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Can A Super 'Nova' Save Palm?

Palm's CES press conference is mere days away. Before Palm CEO Ed Holligan has a chance to tell us what the company is up to, the Internet has coughed up some details and a rough sketch of the new smartphone from Palm.
Palm's CES press conference is mere days away. Before Palm CEO Ed Holligan has a chance to tell us what the company is up to, the Internet has coughed up some details and a rough sketch of the new smartphone from Palm.Thursday is Palm's do-or-die moment. Its press conference, at 11 a.m. PST / 2 p.m. EST, is rumored to be the event where Palm will introduce not only its new mobile platform, but also some new hardware based on that platform.

The fellows over at CrunchGear say a solid source has given them the scoop on the goods. Site editor John Biggs writes, "We have information from a trusted source that the latest Palm smartphone running the Nova operating system will be launched Thursday. The new phone will have a full QWERTY keyboard that will slide down under a portrait-oriented touchscreen... The new operating system is described as 'amazing' and there will be a full software bazaar on launch. It will have media playback functions along with standard Palm calendar, email, and contact functionality. As expected, the phone is described as 'iPhone-like' and will probably be sourced by HTC like the Palm Pro."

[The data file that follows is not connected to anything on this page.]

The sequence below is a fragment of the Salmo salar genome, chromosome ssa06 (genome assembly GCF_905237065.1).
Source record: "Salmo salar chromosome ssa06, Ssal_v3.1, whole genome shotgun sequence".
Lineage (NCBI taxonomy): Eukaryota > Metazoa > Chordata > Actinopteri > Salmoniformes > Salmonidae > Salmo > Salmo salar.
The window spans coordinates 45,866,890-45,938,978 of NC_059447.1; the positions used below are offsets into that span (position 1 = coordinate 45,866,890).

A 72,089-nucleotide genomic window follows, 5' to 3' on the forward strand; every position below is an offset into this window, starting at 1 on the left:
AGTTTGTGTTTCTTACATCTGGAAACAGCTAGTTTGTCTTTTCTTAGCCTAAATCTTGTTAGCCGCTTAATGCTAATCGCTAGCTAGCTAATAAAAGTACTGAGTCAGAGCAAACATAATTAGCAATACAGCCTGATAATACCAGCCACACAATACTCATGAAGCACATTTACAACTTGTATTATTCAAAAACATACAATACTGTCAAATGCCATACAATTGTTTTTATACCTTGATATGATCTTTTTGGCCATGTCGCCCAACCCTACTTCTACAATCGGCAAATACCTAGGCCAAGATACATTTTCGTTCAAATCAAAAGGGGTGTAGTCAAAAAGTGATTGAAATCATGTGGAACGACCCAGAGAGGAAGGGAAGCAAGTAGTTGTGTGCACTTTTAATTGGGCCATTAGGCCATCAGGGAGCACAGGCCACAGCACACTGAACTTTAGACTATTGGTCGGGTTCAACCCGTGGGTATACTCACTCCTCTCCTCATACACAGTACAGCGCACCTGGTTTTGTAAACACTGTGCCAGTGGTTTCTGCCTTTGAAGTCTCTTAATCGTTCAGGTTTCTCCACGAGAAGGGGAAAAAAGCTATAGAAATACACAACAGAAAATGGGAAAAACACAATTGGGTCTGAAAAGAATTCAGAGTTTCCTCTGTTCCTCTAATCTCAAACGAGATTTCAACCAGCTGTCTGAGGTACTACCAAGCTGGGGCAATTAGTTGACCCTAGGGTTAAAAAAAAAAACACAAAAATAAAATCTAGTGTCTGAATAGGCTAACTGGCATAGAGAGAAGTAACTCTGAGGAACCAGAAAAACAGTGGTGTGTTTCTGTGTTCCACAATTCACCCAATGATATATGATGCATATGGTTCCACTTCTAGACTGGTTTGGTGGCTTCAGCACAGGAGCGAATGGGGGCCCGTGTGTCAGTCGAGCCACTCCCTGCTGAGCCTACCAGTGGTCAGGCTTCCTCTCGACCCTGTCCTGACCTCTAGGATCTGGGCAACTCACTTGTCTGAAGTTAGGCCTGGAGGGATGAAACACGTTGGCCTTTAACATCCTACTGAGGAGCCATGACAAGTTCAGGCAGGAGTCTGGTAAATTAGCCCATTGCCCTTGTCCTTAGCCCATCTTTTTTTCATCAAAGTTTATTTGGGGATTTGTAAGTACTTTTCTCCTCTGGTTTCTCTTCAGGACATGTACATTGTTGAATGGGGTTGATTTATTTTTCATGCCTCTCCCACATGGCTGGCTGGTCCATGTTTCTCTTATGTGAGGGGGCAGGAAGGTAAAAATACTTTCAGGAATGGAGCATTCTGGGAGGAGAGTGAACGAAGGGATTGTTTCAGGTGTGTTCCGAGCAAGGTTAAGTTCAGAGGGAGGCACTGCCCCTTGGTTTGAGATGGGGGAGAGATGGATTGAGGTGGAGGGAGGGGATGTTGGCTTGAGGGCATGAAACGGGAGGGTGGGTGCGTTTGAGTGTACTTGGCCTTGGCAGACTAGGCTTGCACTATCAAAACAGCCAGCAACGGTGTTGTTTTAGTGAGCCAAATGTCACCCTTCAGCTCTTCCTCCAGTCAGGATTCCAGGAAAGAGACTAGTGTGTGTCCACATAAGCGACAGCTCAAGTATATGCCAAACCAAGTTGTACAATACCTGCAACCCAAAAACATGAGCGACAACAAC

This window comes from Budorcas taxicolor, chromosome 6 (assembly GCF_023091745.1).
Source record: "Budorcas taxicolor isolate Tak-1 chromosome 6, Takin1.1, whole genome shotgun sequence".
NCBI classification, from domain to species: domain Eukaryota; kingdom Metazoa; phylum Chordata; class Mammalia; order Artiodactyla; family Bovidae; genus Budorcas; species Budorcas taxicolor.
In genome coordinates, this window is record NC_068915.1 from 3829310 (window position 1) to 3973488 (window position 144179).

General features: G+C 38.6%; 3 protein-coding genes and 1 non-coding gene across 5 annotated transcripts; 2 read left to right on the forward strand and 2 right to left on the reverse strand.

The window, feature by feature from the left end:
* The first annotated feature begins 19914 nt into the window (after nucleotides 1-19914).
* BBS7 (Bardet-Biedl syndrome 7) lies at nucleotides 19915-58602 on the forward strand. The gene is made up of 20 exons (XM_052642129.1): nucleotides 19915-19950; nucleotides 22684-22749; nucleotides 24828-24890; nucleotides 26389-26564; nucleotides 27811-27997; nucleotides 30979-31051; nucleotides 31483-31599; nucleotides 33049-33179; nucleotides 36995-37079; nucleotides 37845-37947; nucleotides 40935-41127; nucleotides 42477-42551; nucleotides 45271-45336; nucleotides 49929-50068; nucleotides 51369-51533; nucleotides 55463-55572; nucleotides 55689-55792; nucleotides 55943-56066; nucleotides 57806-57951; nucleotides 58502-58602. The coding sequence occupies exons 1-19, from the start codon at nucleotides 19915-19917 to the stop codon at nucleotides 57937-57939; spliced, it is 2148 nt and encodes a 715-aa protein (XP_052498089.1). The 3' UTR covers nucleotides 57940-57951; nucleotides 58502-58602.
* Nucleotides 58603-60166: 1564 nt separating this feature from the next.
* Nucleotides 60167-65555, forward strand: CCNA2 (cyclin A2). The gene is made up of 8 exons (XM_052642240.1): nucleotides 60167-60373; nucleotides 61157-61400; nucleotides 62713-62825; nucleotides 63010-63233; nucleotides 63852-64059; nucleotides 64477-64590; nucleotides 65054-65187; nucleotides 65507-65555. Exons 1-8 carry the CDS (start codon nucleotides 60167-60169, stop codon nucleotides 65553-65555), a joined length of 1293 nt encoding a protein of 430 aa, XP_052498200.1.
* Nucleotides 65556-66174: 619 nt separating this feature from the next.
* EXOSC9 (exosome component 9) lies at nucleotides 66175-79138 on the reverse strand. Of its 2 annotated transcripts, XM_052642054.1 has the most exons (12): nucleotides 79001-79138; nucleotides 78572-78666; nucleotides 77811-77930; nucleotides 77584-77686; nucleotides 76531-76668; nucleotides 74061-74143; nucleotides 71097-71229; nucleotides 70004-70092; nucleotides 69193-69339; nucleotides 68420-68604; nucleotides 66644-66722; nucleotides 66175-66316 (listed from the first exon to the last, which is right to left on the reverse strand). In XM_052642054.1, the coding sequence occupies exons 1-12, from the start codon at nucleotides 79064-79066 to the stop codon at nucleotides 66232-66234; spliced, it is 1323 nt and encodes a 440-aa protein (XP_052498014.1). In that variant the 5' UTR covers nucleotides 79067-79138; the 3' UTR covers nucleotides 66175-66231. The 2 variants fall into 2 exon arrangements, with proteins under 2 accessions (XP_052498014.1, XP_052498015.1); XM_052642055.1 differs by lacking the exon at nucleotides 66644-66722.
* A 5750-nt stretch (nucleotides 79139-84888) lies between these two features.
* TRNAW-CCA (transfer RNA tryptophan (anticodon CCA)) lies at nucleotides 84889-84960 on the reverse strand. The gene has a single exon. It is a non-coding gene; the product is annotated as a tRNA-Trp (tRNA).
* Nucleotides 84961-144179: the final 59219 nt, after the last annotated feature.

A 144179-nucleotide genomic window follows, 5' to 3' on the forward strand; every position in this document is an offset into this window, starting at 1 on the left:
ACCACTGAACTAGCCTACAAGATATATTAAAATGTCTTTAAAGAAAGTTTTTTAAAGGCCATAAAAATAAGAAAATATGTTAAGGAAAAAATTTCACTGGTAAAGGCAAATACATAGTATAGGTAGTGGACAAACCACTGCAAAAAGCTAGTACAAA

Palm's Nova operating system needs to be amazing. Anything less than that will be met with disappointment. Palm has been working on the OS for years, and has delayed it multiple times. Competitors Apple, Nokia, RIM, and others have stepped up their game and offered better smartphone software and hardware, relegating Palm to has-been status.

Whether or not the source cited by CrunchGear is in the know, who is to say. You can see a mock-up of the device here. Quite honestly, I hope Palm shows off more than one phone on Thursday. In fact, I hope Palm blows everyone away.

We'll find out shortly.

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Brian T. Horowitz, Contributing Reporter
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Jessica Davis, Senior Editor
Cynthia Harvey, Freelance Journalist, InformationWeek
Sara Peters, Editor-in-Chief, InformationWeek / Network Computing